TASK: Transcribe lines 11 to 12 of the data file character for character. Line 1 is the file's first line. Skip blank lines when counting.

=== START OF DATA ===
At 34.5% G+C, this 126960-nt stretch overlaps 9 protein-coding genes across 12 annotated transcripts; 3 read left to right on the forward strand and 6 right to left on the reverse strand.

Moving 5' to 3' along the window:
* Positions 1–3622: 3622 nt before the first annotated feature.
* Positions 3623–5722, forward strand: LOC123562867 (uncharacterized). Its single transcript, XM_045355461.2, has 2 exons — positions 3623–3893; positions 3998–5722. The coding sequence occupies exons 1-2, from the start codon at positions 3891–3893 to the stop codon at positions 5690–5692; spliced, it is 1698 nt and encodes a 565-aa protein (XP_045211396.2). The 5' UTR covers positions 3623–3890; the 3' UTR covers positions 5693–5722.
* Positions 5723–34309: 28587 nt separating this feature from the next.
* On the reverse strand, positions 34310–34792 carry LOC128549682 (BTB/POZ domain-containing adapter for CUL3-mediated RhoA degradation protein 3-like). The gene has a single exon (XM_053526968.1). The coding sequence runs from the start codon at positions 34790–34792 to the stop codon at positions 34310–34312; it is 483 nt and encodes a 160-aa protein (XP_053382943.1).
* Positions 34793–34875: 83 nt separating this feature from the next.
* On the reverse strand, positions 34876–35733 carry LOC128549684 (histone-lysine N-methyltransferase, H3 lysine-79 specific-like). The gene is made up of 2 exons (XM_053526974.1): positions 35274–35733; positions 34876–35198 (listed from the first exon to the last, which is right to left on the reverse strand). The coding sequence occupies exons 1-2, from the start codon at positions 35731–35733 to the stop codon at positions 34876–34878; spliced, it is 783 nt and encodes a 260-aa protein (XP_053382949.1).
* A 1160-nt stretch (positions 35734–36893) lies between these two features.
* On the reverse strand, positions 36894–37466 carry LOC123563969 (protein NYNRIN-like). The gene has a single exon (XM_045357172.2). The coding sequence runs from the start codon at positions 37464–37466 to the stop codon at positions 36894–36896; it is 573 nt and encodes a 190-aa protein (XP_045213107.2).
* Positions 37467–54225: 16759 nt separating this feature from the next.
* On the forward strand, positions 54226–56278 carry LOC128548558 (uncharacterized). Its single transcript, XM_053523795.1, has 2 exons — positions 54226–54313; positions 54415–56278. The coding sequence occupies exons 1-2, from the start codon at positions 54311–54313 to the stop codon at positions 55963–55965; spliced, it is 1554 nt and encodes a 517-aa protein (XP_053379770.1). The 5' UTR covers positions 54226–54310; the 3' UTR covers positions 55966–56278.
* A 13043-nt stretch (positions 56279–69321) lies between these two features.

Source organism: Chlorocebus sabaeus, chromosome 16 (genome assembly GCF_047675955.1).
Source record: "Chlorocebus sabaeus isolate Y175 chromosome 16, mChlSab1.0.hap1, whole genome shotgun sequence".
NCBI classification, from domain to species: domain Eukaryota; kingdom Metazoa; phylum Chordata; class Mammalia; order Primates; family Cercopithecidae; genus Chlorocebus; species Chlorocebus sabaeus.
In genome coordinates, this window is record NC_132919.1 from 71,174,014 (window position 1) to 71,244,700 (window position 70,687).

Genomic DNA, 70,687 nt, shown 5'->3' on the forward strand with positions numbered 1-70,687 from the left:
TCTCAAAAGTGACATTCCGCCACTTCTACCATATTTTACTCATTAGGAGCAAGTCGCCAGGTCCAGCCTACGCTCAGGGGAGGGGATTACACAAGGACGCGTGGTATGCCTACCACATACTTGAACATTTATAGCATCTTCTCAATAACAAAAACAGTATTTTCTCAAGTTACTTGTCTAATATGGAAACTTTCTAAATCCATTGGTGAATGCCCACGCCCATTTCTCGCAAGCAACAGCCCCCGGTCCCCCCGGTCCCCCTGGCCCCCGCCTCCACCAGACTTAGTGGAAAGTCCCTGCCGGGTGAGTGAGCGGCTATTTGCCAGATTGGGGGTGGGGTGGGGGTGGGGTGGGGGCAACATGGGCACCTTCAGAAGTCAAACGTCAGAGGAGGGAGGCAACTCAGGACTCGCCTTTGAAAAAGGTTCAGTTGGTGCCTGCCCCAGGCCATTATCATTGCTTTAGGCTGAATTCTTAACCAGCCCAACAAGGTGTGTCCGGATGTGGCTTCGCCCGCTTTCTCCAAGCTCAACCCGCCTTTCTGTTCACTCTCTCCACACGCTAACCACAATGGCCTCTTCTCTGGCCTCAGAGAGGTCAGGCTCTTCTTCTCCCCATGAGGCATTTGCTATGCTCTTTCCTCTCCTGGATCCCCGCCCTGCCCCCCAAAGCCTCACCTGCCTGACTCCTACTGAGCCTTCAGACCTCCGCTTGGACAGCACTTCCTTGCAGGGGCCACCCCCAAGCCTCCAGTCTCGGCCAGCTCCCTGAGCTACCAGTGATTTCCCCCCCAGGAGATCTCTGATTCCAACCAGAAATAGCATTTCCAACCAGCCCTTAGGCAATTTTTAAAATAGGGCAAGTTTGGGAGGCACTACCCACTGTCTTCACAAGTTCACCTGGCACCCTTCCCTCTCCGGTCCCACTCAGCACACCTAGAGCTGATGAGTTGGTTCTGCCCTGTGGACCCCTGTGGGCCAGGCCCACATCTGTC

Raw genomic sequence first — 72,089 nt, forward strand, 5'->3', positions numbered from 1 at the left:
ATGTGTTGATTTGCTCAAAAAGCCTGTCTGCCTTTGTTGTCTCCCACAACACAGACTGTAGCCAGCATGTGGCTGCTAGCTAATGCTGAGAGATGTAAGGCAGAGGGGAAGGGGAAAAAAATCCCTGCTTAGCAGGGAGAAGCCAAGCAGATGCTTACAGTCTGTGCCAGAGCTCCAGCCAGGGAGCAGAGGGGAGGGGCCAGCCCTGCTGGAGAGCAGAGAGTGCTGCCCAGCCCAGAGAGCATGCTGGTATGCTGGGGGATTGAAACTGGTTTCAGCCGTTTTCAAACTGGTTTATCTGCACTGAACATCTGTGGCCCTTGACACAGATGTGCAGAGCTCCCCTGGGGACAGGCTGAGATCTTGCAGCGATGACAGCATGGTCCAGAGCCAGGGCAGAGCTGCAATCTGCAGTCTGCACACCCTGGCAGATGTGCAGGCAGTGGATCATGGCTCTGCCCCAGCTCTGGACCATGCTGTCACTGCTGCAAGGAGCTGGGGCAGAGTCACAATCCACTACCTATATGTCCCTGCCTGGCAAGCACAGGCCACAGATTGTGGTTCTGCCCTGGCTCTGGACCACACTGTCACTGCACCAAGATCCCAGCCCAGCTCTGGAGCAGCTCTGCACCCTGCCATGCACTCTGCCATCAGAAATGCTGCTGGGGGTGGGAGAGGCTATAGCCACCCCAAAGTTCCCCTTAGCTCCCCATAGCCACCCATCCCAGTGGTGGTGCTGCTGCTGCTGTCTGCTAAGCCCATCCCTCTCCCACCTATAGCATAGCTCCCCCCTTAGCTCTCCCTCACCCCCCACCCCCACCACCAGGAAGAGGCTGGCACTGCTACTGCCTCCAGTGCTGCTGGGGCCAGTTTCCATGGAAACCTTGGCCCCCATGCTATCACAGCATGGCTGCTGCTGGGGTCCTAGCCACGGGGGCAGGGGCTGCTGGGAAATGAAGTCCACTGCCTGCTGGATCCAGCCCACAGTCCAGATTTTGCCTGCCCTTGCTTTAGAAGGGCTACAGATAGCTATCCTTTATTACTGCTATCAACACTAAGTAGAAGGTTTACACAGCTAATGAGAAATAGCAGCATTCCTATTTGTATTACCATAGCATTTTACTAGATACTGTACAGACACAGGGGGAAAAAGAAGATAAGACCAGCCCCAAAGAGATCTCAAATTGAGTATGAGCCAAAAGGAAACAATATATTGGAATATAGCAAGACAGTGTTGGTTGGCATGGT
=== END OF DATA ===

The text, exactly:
* Positions 37467–54225: 16759 nt separating this feature from the next.
* On the forward strand, positions 54226–56278 carry LOC128548558 (uncharacterized). Its single transcript, XM_053523795.1, has 2 exons — positions 54226–54313; positions 54415–56278. The coding sequence occupies exons 1-2, from the start codon at positions 54311–54313 to the stop codon at positions 55963–55965; spliced, it is 1554 nt and encodes a 517-aa protein (XP_053379770.1). The 5' UTR covers positions 54226–54310; the 3' UTR covers positions 55966–56278.